After living through the great ice storm of the Northeast (without
power for 2 days straight), I have decided to buy a generator--which
type/model/HP would be good to be able to run a basement sump pump
(only about once an hour does it need to come on with our very wet
basement), forced air (gas) furnace and maybe the water pump (from our
well which is where we get drinking water). On a longshot I'd like to
get an electric hot water tank on it, but not the end of the world if I
can't. I know nothing about generators at all, except for the small one
we borrowed to get the sump pump working during the outage.
make a note of the power demand on each outlet you want to keep
running. Add them up for the total load required.
The generator will need to be outside unless you can vent the exhaust.
There are quite a few small generators that would probably meet your
The hot water service is harder because , unless its a very small
heater , may be a 240V circuit.
I bought a generator that is more than suffiecient for maintaining my house
during a blackout. It cost about 1100.00 and is a 7000 watt model with a BnS
engine. When our power went out for 8 hours I used the gen. to power the
fridge, lights and the A/C. We also were able to use the microwave at the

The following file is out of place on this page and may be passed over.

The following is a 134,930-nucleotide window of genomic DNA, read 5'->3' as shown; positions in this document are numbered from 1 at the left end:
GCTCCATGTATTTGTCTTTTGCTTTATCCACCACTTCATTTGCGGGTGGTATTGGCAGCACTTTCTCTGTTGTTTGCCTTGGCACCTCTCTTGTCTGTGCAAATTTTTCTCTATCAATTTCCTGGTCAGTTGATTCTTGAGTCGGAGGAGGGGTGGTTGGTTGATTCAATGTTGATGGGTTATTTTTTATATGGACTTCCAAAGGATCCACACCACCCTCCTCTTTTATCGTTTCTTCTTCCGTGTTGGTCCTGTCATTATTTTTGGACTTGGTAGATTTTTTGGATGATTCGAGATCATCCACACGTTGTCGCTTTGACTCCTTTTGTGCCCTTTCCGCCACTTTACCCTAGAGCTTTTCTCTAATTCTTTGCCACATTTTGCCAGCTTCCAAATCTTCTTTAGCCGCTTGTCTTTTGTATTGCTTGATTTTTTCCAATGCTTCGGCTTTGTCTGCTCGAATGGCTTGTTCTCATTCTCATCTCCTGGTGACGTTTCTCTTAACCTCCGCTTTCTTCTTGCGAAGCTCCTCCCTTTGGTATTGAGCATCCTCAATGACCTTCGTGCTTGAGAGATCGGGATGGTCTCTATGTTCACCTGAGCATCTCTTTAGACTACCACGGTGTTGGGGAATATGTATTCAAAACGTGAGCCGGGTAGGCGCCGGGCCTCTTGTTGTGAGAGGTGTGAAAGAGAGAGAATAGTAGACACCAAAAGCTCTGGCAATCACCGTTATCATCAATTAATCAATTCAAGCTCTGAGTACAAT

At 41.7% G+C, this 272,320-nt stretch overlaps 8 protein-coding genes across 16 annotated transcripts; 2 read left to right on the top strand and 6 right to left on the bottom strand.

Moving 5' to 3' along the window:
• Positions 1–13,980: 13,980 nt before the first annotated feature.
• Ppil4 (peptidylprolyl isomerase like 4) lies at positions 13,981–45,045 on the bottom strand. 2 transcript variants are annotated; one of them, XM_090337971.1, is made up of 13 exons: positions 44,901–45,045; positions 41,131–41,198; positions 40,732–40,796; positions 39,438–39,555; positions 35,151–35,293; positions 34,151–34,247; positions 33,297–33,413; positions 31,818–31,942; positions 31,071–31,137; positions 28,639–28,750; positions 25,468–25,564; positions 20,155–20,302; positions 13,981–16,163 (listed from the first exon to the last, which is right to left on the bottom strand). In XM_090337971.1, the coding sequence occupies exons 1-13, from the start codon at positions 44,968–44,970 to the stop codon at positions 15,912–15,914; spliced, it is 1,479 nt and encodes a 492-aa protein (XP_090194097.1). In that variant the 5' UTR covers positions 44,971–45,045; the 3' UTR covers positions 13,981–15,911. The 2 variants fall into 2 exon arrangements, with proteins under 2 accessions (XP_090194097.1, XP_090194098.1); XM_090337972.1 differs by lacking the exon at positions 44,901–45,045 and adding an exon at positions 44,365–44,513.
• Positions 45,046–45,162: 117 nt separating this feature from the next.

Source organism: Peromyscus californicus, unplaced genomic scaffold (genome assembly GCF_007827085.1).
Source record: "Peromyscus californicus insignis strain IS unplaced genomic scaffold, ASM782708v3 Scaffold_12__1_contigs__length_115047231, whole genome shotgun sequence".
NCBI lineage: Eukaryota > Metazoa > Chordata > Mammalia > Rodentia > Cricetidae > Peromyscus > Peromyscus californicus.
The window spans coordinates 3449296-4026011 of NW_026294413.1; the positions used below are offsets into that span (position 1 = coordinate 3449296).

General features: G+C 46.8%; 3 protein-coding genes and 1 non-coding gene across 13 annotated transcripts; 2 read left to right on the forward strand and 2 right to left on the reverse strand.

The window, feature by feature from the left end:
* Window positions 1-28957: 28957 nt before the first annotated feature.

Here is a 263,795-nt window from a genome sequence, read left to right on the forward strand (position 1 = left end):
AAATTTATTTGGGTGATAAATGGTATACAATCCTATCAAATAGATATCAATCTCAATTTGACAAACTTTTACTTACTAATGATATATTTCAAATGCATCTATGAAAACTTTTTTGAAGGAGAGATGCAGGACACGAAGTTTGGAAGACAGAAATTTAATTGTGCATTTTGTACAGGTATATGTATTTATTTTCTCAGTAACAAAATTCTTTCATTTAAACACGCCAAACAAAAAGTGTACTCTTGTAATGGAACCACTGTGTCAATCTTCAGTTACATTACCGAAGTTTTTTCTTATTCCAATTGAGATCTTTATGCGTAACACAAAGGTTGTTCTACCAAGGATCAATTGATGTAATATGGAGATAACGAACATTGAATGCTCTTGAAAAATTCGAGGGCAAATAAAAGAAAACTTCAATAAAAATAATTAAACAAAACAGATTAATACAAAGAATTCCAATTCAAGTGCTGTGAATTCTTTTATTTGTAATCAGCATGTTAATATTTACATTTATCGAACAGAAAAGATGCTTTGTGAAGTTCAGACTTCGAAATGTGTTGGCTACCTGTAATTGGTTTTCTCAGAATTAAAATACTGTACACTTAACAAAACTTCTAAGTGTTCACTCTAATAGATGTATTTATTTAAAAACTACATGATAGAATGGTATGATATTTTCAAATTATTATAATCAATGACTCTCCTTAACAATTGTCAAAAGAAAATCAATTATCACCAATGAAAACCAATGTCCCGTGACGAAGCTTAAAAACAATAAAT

same time. My gen. has a 240 vt outlet that in a pinch I could rewire a plug
onto my hot water heater, but really only an emergency situation.
I just bought the best that I could afford at the time, you can never have
Assuming your pump is 120 volt, well pump 240 volt, furnace blower 120 volt,
and water heater 240 volt, roughly calculated you need around 10KW
generator. Don't even think of installing one inside your house. The better
residential units are propane or natural gas and fully automatic
5 kW is quite sufficient for a house with gas or oil fired heat and hot
water. You electric water heater is likely about 5 kW by itself so it
either doubles the size of the generator you need or you need to heat
water some other way like of the stove only as you need it.
If you have gas service and don't mind spending a bit more the Generac /
Guardian permanent nat gas fueled automatic generator with automatic
transfer switch will work nicely and will be easier to deal with.
You might also consider ditching the electric hot water heater since you
already have gas service and water heaters are pretty cheap.
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